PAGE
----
Water Supply Startling Statements – Alleged deaths from Impure Water.

February 1880

Mexborough and Swinton Times, February 6

Important Meeting of Denaby Main Miners

Startling Statements about the Water Supply.

Alleged deaths from Impure Water.

Mr Samuel Evans: I have been asked to say a word with respect to the water. It is becoming a very serious question, and I believe it is a matter of some five or six children dying. I don’t know whether the conditions of the children is owing to the state of the water; I should not like to say it was, but there is the fact that many of them are lying dangerously ill.

I know however from experience that when children are sent down to fetch water at 3:45 in the afternoon, they don’t reach home until 6:15. When I come at night and want a cup of tea, I cannot have it because there is no water to be got. (Hear, hear and laughter.) When children have to go from the top end of the village to the bottom, and then have to wait two or three hours, it is enough to make them ill. Considering the enormous rents that we are paying and the low wages we are getting, there ought to be a sup of water for us. I don’t know who isto blame for this; but if our mastercan in any waysupply us with a sufficient quantity, it would be very beneficial to the neighbourhood. There is not water at the present time even to keep the people clean.

Mr Warburton: There is more water at Denaby now than when I came to the place, and I have been at considerable expense to get it. If the people were less careful in using it as I was in getting it, there would be quite sufficient for you. There is as much water in the road as would supply the inhabitants for half a day. If people use it in that way and send their children for it who can control it. It’s not my fault. The water must be running last night or today to leave the road in the state it is. If used properly there would be quite sufficient for all the requirements of the people. There is quite half of it lost.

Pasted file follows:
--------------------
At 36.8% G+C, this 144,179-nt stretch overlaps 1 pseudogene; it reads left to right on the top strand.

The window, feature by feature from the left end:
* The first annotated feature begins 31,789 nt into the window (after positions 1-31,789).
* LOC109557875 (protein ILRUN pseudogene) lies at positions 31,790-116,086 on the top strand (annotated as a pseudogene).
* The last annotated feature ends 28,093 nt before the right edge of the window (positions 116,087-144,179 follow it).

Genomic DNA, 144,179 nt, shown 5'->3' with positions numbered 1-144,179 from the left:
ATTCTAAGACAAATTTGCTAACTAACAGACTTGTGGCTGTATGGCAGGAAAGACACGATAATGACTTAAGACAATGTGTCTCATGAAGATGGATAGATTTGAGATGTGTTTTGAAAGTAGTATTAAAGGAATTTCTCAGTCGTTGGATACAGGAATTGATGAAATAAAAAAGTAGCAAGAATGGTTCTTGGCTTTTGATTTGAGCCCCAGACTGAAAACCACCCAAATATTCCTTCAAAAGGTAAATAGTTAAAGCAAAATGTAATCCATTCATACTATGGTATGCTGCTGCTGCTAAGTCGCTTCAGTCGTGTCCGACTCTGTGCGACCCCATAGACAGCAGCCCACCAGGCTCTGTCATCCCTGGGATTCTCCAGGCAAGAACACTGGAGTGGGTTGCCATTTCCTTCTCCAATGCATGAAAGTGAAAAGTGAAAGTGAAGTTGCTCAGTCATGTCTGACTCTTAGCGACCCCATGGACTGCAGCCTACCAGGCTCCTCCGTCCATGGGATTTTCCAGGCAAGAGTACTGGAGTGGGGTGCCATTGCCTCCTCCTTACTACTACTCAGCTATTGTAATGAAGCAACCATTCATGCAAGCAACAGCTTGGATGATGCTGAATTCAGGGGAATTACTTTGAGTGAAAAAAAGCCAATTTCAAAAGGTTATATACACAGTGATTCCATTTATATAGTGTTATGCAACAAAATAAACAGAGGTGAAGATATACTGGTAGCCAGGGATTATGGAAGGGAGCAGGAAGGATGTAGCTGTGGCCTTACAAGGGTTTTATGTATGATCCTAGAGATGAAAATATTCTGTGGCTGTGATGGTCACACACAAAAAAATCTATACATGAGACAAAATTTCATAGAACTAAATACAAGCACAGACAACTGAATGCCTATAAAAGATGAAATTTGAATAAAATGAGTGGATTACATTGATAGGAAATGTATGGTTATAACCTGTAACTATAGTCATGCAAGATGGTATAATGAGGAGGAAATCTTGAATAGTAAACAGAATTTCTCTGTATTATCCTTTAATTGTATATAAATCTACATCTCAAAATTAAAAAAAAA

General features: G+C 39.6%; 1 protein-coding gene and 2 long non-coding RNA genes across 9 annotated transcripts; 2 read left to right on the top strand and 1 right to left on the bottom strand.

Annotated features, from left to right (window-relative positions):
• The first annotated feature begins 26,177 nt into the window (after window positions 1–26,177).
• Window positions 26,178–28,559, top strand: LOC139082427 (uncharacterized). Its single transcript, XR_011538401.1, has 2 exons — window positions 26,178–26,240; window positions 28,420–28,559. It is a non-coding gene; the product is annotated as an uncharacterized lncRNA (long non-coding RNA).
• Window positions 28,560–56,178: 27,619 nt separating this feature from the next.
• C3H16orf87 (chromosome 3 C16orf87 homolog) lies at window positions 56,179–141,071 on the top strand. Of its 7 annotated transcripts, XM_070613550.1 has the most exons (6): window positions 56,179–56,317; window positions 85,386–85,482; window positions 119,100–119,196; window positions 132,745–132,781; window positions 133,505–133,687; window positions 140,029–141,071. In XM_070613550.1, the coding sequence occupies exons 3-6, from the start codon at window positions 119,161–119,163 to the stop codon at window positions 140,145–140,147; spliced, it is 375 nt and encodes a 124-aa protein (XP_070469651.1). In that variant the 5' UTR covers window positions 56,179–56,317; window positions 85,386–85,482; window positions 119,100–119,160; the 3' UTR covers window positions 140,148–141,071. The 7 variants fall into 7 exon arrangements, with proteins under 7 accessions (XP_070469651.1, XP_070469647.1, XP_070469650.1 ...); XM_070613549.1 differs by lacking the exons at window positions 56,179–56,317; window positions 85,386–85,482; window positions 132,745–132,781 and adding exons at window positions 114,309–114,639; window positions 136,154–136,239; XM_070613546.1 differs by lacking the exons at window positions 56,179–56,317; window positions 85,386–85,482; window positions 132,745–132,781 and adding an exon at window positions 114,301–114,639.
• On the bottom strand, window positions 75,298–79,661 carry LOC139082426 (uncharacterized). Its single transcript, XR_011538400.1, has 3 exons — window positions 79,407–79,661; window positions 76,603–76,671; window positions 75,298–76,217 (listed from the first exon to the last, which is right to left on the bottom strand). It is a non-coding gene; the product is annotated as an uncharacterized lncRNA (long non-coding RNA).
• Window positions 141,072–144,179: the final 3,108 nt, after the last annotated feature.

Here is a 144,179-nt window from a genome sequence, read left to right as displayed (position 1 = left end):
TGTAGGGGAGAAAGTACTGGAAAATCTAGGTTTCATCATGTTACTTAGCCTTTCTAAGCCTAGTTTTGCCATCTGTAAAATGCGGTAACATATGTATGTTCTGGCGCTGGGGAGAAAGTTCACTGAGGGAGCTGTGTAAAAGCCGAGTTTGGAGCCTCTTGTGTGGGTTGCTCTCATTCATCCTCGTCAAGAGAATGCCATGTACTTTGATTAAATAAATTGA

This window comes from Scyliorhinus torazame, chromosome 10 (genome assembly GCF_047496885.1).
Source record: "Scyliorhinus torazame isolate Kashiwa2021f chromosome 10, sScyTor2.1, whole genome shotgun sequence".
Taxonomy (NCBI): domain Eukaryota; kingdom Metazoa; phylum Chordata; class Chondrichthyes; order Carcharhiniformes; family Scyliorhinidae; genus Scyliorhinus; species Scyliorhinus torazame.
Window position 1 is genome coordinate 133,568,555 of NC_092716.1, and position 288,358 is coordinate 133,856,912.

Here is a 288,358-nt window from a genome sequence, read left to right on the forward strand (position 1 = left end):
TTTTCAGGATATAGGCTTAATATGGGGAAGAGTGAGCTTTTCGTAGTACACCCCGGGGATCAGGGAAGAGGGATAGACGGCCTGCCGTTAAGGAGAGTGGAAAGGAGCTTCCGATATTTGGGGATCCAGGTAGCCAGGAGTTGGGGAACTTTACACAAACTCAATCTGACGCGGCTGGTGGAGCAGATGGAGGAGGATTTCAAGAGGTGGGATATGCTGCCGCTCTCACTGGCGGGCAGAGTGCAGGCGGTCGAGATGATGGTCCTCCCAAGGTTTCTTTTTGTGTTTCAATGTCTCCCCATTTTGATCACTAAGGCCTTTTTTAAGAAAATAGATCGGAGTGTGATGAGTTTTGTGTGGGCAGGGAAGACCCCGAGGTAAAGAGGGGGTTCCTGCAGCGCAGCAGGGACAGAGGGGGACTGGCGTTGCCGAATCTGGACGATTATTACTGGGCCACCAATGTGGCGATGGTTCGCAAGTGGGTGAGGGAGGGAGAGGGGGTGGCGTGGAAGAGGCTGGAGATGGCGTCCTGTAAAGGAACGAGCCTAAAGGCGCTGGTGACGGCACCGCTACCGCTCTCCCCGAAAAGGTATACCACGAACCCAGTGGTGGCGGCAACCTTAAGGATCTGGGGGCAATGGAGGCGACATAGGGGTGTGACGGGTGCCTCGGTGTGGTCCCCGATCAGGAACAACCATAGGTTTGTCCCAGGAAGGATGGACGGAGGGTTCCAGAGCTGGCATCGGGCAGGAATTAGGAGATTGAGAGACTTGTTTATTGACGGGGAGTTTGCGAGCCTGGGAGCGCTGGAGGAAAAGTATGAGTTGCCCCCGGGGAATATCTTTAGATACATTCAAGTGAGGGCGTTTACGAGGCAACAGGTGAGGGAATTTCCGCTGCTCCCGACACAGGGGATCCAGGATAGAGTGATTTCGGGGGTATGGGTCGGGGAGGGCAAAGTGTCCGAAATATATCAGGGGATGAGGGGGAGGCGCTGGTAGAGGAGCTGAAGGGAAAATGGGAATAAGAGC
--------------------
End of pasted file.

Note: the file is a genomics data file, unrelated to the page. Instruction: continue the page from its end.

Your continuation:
Mr Warburton left the room.

Mr Evans thought it was very unreasonable for their only to be one tap for 240 houses, which he believed was about the number at Denaby. (Hear, hear).

Men would curse and swear and carry on outside, but they would not asked the employer to amend the thing. They would have to be something done. If it was not done officially it would go to a higher court, or people could not sit down and pay 5s 4d per week rent and not have enough water to give themselves clean. People will be destroyed in the place; there are about six dead now.

The chairman: I think the best course would be to wait upon the master, and get it rectified.

Mr Evans(continued) There is a temporary reservoir which is they have made just to hold a small quantity of water, and when there is any flush of rain it gets full, but when there is a scarcity of rain as has been the case recently, then it gets empty, and we have none. People cannot be supplied, and what would supply them is running down the dyke into the river. If the officials at the colliery won´t take it up, the Local Board will have to do it. Each house ought to be supplied with a tap. (Hear, hear).

The proceedings terminated.

It was decided to wait upon the prices for coal rising before they asked the master for the return of the 5%.

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